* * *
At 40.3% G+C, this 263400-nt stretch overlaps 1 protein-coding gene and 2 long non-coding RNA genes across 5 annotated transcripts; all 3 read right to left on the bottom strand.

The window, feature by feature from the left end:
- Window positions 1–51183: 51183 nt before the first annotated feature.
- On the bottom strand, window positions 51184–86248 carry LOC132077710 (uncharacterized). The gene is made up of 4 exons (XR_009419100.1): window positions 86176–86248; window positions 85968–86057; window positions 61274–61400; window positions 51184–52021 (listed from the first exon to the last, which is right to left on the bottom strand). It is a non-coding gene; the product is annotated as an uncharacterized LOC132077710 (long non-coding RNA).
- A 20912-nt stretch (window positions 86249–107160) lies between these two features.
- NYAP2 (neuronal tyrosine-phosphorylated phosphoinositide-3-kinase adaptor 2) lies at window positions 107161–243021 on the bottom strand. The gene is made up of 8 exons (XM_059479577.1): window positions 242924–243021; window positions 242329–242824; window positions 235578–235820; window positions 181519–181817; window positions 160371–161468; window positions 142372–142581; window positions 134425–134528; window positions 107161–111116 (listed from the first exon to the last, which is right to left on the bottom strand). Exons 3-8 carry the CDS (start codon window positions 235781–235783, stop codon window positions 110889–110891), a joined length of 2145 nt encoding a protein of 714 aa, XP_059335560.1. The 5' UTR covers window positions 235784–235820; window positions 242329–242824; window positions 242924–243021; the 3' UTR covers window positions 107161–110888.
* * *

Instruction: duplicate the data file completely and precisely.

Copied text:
At 40.3% G+C, this 263400-nt stretch overlaps 1 protein-coding gene and 2 long non-coding RNA genes across 5 annotated transcripts; all 3 read right to left on the bottom strand.

The window, feature by feature from the left end:
- Window positions 1–51183: 51183 nt before the first annotated feature.
- On the bottom strand, window positions 51184–86248 carry LOC132077710 (uncharacterized). The gene is made up of 4 exons (XR_009419100.1): window positions 86176–86248; window positions 85968–86057; window positions 61274–61400; window positions 51184–52021 (listed from the first exon to the last, which is right to left on the bottom strand). It is a non-coding gene; the product is annotated as an uncharacterized LOC132077710 (long non-coding RNA).
- A 20912-nt stretch (window positions 86249–107160) lies between these two features.
- NYAP2 (neuronal tyrosine-phosphorylated phosphoinositide-3-kinase adaptor 2) lies at window positions 107161–243021 on the bottom strand. The gene is made up of 8 exons (XM_059479577.1): window positions 242924–243021; window positions 242329–242824; window positions 235578–235820; window positions 181519–181817; window positions 160371–161468; window positions 142372–142581; window positions 134425–134528; window positions 107161–111116 (listed from the first exon to the last, which is right to left on the bottom strand). Exons 3-8 carry the CDS (start codon window positions 235781–235783, stop codon window positions 110889–110891), a joined length of 2145 nt encoding a protein of 714 aa, XP_059335560.1. The 5' UTR covers window positions 235784–235820; window positions 242329–242824; window positions 242924–243021; the 3' UTR covers window positions 107161–110888.